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  • Published: 15 June 2017
  • ISBN: 9781784705794
  • Imprint: Vintage
  • Format: Paperback
  • Pages: 224
  • RRP: $26.00

The Red Parts

Autobiography of a Trial

The genre-defying, thought-stirring memoir about America's obsession with violence, from the critically acclaimed author of The Argonauts

Selected as a Book of the Year 2017 in the Guardian

'Maggie Nelson's short, singular books feel pretty light in the hand... But in the head and the heart, they seem unfathomably vast, their cleverness and odd beauty lingering on' Observer

In 1969, Jane Mixer, a first-year law student at the University of Michigan, posted a note on a student noticeboard to share a lift back to her hometown of Muskegon for spring break. She never made it: she was brutally murdered, her body found a few miles from campus the following day.

The Red Parts is Maggie Nelson's singular account of her aunt Jane's death, and the trial that took place some 35 years afterward. Officially unsolved for decades, the case was reopened in 2004 after a DNA match identified a new suspect, who would soon be arrested and tried. In 2005, Nelson found herself attending the trial, and reflecting with fresh urgency on our relentless obsession with violence, particularly against women.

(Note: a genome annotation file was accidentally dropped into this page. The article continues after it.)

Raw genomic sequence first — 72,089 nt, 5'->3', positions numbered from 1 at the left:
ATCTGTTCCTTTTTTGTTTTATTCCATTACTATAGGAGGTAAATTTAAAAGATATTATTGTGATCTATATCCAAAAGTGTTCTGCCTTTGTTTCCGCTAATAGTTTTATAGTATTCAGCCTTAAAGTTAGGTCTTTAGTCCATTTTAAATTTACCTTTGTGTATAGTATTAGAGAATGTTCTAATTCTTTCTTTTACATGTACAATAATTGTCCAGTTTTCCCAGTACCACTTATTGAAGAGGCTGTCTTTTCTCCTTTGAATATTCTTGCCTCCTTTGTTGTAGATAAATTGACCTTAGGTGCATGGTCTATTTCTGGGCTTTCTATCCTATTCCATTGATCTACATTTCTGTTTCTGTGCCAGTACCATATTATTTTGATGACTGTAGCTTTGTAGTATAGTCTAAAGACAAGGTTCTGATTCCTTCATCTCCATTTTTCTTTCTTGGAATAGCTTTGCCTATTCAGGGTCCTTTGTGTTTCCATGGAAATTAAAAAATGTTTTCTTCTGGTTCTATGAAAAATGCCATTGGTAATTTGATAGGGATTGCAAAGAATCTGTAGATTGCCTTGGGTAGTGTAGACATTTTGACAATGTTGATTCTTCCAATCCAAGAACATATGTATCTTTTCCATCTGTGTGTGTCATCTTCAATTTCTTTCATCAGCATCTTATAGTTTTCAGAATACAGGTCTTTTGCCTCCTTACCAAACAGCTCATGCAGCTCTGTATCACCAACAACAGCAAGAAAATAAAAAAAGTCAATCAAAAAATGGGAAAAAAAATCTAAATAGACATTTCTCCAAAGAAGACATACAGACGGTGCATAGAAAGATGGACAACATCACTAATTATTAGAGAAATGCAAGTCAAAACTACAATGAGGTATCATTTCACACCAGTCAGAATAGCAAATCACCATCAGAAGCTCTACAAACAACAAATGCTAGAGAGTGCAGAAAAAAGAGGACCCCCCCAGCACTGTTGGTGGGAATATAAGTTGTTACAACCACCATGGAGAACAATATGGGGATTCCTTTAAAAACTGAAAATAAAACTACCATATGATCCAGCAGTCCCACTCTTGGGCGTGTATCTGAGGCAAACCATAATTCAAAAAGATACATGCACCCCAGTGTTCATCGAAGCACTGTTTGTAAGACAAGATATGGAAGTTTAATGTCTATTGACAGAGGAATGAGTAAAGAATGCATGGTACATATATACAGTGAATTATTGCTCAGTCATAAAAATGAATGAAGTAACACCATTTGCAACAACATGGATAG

Resurrecting her interior world during the trial - in all its horror, grief, obsession, recklessness, scepticism and downright confusion - Maggie Nelson has produced a work of profound integrity and, in its subtle indeterminacy, deadly moral precision.

  • Published: 15 June 2017
  • ISBN: 9781784705794
  • Imprint: Vintage
  • Format: Paperback
  • Pages: 224
  • RRP: $26.00

About the author

Maggie Nelson

Maggie Nelson is a poet, critic and the author of five books of non-fiction. Her books include The Red Parts: Autobiography of a Trial, The Art of Cruelty: A Reckoning (a New York Times Editor’s Choice) and The Argonauts (winner of the National Book Critics Circle Award), as well as four collections of poetry. In 2016 she was awarded the MacArthur Genius fellowship. She currently lives in Los Angeles.

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Praise for The Red Parts

A harrowing but clear-eyed examination of crime's emotional fallout

David Nicholls

Maggie Nelson’s short, singular books feel pretty light in the hand... But in the head and the heart, they seem unfathomably vast, their cleverness and odd beauty lingering on...her work is blazingly intimate

Rachel Cooke, Observer

Powerful and searingly honest


Remarkable. I'm still reeling from its exhilarating brilliance

Claire-Louise Bennett

A book-long riff on the first-person essay that Joan Didion built... Nelson eschews tidy resolution. She argues that stories are by nature imperfect – and yet she also shows us how they can become totally worthwhile

Time Out

In writing The Red Parts, Nelson has made her own box holding the fragments of many things. It’s not a beautiful object, but a valuable, coolly shimmering one, which captures the raw bewilderment that can affect a family for generations after a violent loss

San Francisco Chronicle